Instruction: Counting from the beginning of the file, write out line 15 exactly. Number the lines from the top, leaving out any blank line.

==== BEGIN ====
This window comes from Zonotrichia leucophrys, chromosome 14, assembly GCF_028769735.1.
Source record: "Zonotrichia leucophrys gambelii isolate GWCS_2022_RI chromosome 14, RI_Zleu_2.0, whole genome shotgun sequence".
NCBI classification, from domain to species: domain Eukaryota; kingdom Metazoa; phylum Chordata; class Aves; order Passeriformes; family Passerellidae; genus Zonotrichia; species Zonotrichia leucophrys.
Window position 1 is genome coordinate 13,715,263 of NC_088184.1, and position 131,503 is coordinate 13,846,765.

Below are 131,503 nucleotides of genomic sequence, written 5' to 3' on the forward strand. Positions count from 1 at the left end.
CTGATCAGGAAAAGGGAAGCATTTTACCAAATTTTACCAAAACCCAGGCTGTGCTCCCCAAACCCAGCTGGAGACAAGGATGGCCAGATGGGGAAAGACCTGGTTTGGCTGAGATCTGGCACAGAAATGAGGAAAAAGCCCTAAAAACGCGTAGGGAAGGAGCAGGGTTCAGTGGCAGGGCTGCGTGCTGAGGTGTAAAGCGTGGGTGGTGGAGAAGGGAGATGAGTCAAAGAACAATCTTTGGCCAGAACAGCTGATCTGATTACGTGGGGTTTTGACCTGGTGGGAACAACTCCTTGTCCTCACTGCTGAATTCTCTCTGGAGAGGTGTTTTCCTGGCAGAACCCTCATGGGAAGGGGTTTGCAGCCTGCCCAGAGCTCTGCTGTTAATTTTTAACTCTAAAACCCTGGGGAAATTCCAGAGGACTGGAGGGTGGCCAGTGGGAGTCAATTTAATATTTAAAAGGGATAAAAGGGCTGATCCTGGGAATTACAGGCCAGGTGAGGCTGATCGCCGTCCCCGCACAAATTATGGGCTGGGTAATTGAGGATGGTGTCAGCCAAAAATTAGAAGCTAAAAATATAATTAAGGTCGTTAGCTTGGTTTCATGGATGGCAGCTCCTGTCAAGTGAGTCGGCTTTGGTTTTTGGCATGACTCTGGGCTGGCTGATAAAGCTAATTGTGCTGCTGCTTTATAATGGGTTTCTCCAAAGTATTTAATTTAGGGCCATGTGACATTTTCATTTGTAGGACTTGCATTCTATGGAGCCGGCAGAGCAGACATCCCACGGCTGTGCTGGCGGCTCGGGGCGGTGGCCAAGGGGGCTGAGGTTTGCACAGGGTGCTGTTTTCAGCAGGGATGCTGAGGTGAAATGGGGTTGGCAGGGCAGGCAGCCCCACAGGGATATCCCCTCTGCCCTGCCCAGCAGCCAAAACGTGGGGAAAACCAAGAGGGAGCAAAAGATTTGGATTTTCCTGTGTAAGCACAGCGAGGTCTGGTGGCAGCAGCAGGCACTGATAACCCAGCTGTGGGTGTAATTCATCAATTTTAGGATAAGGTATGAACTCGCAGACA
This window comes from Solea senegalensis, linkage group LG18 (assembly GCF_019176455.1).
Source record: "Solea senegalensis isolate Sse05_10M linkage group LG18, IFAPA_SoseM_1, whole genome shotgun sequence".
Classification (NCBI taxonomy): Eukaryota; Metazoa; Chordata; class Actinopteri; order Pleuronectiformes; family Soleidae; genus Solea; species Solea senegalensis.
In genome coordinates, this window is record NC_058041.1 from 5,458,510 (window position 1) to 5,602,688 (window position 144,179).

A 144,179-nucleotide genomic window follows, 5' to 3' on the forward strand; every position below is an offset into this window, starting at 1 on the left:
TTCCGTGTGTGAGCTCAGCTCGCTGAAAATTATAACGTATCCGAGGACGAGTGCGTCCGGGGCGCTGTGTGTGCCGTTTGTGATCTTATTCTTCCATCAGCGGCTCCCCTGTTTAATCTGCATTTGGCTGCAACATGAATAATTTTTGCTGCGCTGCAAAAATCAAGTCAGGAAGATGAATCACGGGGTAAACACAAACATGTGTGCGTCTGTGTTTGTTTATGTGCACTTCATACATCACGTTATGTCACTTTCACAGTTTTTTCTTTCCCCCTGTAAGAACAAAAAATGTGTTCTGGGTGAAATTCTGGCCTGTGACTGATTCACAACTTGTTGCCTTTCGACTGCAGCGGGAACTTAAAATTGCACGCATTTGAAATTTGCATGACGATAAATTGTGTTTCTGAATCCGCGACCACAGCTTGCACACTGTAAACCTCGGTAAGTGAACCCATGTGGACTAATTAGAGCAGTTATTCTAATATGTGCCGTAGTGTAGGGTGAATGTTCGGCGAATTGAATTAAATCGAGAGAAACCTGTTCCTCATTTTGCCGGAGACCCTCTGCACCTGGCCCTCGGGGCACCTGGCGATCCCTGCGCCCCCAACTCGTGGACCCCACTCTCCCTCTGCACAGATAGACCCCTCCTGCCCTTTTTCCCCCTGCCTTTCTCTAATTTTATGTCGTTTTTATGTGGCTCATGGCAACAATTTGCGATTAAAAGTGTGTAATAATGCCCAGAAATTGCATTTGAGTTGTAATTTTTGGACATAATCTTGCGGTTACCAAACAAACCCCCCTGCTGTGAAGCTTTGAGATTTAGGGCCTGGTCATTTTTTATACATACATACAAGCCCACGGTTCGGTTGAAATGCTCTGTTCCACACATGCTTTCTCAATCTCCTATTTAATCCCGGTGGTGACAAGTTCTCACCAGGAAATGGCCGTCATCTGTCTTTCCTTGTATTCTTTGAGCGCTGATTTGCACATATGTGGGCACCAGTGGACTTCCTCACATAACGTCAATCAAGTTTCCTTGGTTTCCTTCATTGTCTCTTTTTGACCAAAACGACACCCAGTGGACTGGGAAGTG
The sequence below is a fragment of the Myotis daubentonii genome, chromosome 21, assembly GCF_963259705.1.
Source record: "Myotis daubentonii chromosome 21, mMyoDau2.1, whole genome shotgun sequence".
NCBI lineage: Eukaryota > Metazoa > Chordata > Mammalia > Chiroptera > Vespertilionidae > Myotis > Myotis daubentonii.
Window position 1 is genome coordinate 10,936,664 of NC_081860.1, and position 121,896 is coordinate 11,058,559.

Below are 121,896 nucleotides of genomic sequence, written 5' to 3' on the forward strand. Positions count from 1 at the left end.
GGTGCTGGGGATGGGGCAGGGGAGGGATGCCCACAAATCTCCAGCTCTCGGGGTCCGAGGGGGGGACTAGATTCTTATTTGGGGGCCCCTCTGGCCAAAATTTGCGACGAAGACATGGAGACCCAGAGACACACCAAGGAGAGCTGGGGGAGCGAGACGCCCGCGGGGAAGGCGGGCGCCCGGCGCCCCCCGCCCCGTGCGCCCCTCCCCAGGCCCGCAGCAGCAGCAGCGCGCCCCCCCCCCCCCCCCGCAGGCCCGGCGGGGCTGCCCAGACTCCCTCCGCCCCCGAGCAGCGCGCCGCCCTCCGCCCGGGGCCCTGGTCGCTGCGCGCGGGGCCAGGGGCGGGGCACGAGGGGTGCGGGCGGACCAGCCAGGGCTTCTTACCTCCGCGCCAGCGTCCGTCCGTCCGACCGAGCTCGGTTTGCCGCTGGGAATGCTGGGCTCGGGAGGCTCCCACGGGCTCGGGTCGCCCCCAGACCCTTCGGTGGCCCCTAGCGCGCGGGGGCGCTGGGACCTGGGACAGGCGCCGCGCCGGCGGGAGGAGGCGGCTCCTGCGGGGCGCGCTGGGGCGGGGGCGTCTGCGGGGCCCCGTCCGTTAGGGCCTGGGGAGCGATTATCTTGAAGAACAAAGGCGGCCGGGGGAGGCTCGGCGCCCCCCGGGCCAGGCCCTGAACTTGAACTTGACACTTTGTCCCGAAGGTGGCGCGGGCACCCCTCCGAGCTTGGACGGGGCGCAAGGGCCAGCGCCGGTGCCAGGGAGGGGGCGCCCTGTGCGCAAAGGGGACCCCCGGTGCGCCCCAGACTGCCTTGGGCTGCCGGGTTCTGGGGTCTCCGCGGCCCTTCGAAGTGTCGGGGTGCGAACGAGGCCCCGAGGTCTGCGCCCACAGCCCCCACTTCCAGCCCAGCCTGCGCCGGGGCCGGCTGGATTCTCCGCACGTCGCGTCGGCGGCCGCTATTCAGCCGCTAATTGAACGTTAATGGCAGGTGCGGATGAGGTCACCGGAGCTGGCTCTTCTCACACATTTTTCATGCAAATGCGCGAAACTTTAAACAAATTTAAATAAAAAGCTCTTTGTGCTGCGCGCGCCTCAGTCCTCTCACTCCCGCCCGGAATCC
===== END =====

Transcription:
NCBI lineage: Eukaryota > Metazoa > Chordata > Mammalia > Chiroptera > Vespertilionidae > Myotis > Myotis daubentonii.